Heymann-Lowenstein, Riesling, Schifterrasen, Mosel, 2007: Light, shining gold in color, with a tantalizing off-dry note set off by fine balancing acidity and showing lush honeyed citrus, citrus peel and pepper, the sweetness fading on the long, gentle finish as notes of tropical fruits rises. Drink now-2016. Drink now-2016. Score 90. NIS 120. (Tasted 13 May 2010)

Heymann-Lowenstein, Riesling, Vom Blauem Schiefer, Mosel, 2007: Light bright gold, with a beautifully funky nose of slate, salt water and summer fruits, opens to reveal itself as off-dry with well fine balancing acidity. Given a few moments in the glass the minerals part to reveal ripe peaches, nectarines and green apples, those on a gentle background of green peppercorns. Drinking beautifully now but will show appealing traditional petrol notes as it develops. Drink now-2022. NIS 170. Score 94. (Tasted 13 May 2010)

Heymann-Lowenstein, Riesling, Erste Lage Stolzenberg, Grand Cru, Mosel, 2007: Gold, with orange and green reflections, showing a bare and gentle note of sweetness on first attack, that rising nicely as the wine opens to reveal stony minerals, grapefruit, summer fruits and Oriental spices. Delicious now but as the wine develops look for hints of petrol and sea water spray. Drink now-2020. NIS 180. Score 93. (Tasted 13 May 2010)

Heymann-Lowenstein, Riesling, Erste Lage Kirchberg, Grand Cru, Mosel, 2007: Abundant earthy minerals in this deep gold wine, those showing fine balance with aromatic but gentle sweetness. On the nose and palate candied citrus, summer fruits and butterscotch, al leading to a long near-spicy finish. Finely tuned and elegant. Like others of its brothers and sisters, thoroughly enjoyable but will cellar very nicely, developing petrol and sea spray notes as it develops. Drink now-2018, perhaps longer. NIS 180. Score 92. (Tasted 13 May 2010)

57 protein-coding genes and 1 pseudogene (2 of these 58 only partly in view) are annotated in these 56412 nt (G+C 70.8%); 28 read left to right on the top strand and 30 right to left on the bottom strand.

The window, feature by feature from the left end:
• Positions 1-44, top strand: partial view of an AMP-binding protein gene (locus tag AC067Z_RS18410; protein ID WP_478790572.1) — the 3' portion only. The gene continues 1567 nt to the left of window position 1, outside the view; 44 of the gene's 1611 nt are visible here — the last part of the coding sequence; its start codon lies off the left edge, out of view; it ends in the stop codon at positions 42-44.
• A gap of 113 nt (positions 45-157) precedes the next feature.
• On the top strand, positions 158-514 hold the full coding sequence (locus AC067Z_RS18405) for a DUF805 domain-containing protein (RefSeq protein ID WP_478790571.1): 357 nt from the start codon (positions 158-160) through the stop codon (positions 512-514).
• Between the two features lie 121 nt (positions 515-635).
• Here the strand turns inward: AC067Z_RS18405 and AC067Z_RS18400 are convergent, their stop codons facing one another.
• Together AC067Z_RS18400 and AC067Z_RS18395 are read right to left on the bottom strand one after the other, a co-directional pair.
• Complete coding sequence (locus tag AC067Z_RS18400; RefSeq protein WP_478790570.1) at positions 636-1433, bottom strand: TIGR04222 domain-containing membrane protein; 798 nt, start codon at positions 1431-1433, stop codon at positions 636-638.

Heymann-Lowenstein, Riesling, Erste Lage Rottgen, Grand Cru, Mosel, 2007: Light gold, with a light frizzante note when served well chilled, opens with citrus and summer fruits, goes on to rich mineral notes (slate, stone and marble) and finally to melon and lime notes. Rich, long and elegant. Drink now if you like your Riesling young and it will be delicious. Drink from 2016-2025 to find this at its best. NIS 300. Score 94. (Tasted 13 May 2010)

Heymann-Lowenstein, Riesling, Erste Lage Uhlen Blaufusser, Grand Cru, Mosel, 2007: Light gold in color, with crisp clean slate and granite-like minerals parting to make way for citrus, guava white pepper and, on the long finish a tantalizing hint of sea spray. Long, intense and elegant. Drink now-2022. NIS 220. Score 93 (Tasted 13 May 2010)

Heymann-Lowenstein, Riesling, Erste Lage Uhlen Laubach, Grand Cru, Mosel, 2007: Half-dry but crisp and clean on the palate, opening with light oily and mineral notes, those going on to show aromas and flavors of citrus, peaches and tropical fruits, those complemented by notes of white pepper and celery, the minerality rising on the long finish. Approachable and enjoyable now but best 2013-2024. NIS 240. Score 93. (Tasted 13 May 2010)

Heymann-Lowenstein, Riesling, Erste Lage Uhlen Roth Lay, Grand Crus, Mosel, 2007: Light bronzed gold with orange and green reflections, opening with appealing botrytis funk and petrol notes, those integrating nicely with mineral, citrus and melon fruits all on a background of flinty and slate-like minerals. On the long lively near-dry finish notes of honey and peaches. Enjoyable now but best 2013-2022, perhaps longer. NIS 250. Score 94. (Tasted 13 May 2010)